Virtual leadership: on becoming a real leader.
Caulat, Ghislaine (2010) Virtual leadership: on becoming a real leader. DProf thesis, Middlesex University.
Virtual working is truly nothing new. This way of working (mediated by communication technology) has been practised for at least twenty years and a lot has been written on this topic. However after so many years virtual working remains an unsatisfactory practice which at best is considered as ‘second class’, something you do when you cannot travel. In the light of incremental globalisation, as well as growing concerns for the environment and for a better life quality, it has become more crucial than ever to master virtual working. In 2006 I embarked on research grounded in the Action Research methodology, and my intention has been to put this work in the service of leaders who need to lead virtually and want to improve their practice. I worked alongside several leaders who had to learn and lead virtually, and we explored together what it takes to lead effectively in the virtual space. The results can be summarised as follows: • One of the main reasons that virtual working has remained unsatisfactory is that the leadership aspect of this work has been underestimated, if not completely forgotten. Most literature speaks about ‘managing virtual teams’ and focuses on the tasks at hand and the things to do and not do. My research shows that leading virtually represents a new discipline, different from traditional leadership, that needs to be recognised as such and learnt. • In the process of learning to become effective virtual leaders, leaders need to go to a deeper level of reflexivity, and question key aspects such as their own sense of identity as leaders, relationships, trust and power. In so doing they realise that some of their practices actually become questionable in the traditional leadership practice as well. By learning to lead virtually, the leaders I have worked with have learnt to become better and ‘real’ leaders. • In the same way that leading virtually needs to be considered as a new discipline of leading, the research on virtual leadership requires new methodologies. It adds to and amplifies the questions raised in the last ten years by some academics, who claim that a fundamentally new approach in leadership research is asked for, namely one grounded in social constructionism, existentialism and phenomenology, and with a stronger focus on reflexivity.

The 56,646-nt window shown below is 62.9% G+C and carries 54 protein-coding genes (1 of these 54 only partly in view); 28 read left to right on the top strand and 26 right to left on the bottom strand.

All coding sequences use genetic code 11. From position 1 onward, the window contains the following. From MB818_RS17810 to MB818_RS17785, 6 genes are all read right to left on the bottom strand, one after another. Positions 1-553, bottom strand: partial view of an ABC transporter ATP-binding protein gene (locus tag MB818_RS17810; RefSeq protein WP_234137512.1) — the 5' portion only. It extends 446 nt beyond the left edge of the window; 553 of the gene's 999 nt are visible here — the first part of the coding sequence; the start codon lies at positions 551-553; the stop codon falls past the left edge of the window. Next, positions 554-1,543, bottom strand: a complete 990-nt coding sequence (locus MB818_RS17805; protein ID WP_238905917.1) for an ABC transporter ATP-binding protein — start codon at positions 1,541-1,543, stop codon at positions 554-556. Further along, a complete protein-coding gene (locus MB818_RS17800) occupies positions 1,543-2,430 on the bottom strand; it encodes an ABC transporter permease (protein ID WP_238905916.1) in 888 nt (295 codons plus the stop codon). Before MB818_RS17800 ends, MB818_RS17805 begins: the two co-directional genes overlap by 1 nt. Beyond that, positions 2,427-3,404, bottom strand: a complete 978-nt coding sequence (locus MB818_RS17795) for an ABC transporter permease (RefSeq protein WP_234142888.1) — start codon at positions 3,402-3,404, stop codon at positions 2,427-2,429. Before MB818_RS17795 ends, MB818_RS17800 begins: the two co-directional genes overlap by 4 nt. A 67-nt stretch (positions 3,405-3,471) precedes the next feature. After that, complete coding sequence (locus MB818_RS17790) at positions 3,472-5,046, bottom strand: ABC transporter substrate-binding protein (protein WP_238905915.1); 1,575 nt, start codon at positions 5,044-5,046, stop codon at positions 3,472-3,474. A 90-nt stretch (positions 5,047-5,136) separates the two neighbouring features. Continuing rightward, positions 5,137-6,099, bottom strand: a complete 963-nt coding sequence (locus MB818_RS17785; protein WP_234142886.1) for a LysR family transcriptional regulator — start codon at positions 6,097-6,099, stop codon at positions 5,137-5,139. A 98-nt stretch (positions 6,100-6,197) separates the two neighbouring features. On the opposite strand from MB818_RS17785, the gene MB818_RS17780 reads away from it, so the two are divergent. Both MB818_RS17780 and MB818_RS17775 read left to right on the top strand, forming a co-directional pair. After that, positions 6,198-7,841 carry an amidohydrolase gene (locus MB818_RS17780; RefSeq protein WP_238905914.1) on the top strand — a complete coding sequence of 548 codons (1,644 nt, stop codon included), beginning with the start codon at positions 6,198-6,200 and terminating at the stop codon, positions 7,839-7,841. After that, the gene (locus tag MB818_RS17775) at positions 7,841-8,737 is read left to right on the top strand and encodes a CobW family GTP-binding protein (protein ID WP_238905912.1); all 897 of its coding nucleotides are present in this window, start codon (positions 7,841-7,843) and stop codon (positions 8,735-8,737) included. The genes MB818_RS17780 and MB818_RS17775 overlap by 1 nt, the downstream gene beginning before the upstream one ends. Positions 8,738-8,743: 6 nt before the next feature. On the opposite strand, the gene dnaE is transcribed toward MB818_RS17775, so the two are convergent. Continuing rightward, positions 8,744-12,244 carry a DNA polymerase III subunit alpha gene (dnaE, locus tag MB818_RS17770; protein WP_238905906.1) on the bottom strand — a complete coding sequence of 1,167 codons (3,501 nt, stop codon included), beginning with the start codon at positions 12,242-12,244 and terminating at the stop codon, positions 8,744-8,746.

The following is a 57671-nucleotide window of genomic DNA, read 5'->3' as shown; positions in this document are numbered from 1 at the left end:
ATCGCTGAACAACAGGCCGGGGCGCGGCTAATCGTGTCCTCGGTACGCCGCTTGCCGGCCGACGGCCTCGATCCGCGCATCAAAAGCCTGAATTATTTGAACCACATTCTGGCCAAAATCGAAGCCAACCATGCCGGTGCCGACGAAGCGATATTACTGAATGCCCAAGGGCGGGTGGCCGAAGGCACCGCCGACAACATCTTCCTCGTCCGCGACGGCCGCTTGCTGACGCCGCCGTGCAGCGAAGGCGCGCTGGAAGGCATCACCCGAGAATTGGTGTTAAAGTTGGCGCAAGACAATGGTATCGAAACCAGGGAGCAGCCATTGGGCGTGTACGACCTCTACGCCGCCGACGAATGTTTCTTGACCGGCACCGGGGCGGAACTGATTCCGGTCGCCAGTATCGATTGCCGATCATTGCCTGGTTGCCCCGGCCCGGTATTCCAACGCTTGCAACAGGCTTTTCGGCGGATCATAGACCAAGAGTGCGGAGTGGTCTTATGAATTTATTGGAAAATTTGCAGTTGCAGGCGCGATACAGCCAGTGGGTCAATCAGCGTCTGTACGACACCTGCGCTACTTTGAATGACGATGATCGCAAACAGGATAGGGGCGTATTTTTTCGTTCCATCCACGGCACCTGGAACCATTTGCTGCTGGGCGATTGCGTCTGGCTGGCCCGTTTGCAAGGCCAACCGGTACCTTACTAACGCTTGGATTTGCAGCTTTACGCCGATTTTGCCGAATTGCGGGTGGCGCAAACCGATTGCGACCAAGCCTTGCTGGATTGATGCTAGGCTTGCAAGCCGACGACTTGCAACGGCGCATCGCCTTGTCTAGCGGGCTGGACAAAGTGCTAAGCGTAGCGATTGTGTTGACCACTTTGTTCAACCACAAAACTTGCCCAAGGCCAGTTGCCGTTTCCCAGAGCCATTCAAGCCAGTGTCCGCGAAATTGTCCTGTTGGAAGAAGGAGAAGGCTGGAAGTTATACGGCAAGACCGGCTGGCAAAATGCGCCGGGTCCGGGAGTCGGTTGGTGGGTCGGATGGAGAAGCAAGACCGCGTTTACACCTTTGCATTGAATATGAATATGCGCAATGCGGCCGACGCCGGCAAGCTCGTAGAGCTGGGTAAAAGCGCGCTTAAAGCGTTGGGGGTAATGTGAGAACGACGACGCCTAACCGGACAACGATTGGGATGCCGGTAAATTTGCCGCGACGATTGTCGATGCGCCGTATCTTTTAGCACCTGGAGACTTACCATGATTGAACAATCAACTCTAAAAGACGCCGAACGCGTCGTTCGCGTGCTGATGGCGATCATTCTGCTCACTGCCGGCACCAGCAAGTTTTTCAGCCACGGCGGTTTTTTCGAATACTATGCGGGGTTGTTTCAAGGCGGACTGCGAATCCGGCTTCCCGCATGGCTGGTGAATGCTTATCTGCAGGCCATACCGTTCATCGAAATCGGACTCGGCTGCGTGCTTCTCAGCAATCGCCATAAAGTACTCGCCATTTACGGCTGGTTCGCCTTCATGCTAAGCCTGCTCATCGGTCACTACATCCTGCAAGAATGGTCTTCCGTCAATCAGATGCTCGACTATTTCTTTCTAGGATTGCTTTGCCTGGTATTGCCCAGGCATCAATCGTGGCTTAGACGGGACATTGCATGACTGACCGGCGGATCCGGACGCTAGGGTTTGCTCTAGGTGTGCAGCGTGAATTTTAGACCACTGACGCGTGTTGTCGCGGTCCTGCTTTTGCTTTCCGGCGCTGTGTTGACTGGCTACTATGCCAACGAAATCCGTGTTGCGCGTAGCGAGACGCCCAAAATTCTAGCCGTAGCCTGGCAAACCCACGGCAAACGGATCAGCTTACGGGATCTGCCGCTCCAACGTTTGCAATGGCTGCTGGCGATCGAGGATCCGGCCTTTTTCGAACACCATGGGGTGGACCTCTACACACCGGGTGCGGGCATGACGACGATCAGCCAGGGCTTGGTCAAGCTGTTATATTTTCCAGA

|Item Type:||Thesis (DProf)|
A project submitted to Middlesex University in partial fulfilment of the requirements for the degree of Doctor of Professional Studies (Organisational Consulting).
|Research Areas:||Middlesex University Schools and Centres > Institute for Work Based Learning|
Masters and Doctorates > Theses
|Deposited On:||20 Apr 2011 15:07|
|Last Modified:||18 Jul 2014 14:56|
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